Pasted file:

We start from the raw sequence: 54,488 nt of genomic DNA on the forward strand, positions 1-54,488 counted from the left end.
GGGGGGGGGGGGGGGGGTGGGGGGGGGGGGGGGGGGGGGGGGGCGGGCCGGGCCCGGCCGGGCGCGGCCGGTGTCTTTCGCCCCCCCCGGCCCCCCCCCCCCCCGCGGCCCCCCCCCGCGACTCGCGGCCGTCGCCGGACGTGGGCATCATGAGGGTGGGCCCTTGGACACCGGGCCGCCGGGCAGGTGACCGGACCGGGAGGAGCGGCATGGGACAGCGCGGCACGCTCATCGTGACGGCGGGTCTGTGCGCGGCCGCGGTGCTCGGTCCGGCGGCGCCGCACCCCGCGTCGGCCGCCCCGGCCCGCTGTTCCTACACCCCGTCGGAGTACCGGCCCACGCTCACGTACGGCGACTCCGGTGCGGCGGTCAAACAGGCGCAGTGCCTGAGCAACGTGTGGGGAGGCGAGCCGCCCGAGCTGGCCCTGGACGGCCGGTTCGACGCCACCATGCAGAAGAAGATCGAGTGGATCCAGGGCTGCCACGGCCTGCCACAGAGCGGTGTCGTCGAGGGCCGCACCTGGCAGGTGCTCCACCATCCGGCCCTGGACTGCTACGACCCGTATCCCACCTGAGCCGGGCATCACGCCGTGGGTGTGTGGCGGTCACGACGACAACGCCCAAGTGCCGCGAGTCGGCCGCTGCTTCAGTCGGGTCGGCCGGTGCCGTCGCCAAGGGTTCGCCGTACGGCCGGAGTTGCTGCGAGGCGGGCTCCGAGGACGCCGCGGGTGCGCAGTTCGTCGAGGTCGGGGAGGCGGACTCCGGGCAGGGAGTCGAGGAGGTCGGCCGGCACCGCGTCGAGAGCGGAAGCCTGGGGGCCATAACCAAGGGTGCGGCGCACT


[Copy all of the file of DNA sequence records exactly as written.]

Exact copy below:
We start from the raw sequence: 54,488 nt of genomic DNA on the forward strand, positions 1-54,488 counted from the left end.
GGGGGGGGGGGGGGGGGTGGGGGGGGGGGGGGGGGGGGGGGGGCGGGCCGGGCCCGGCCGGGCGCGGCCGGTGTCTTTCGCCCCCCCCGGCCCCCCCCCCCCCCGCGGCCCCCCCCCGCGACTCGCGGCCGTCGCCGGACGTGGGCATCATGAGGGTGGGCCCTTGGACACCGGGCCGCCGGGCAGGTGACCGGACCGGGAGGAGCGGCATGGGACAGCGCGGCACGCTCATCGTGACGGCGGGTCTGTGCGCGGCCGCGGTGCTCGGTCCGGCGGCGCCGCACCCCGCGTCGGCCGCCCCGGCCCGCTGTTCCTACACCCCGTCGGAGTACCGGCCCACGCTCACGTACGGCGACTCCGGTGCGGCGGTCAAACAGGCGCAGTGCCTGAGCAACGTGTGGGGAGGCGAGCCGCCCGAGCTGGCCCTGGACGGCCGGTTCGACGCCACCATGCAGAAGAAGATCGAGTGGATCCAGGGCTGCCACGGCCTGCCACAGAGCGGTGTCGTCGAGGGCCGCACCTGGCAGGTGCTCCACCATCCGGCCCTGGACTGCTACGACCCGTATCCCACCTGAGCCGGGCATCACGCCGTGGGTGTGTGGCGGTCACGACGACAACGCCCAAGTGCCGCGAGTCGGCCGCTGCTTCAGTCGGGTCGGCCGGTGCCGTCGCCAAGGGTTCGCCGTACGGCCGGAGTTGCTGCGAGGCGGGCTCCGAGGACGCCGCGGGTGCGCAGTTCGTCGAGGTCGGGGAGGCGGACTCCGGGCAGGGAGTCGAGGAGGTCGGCCGGCACCGCGTCGAGAGCGGAAGCCTGGGGGCCATAACCAAGGGTGCGGCGCACT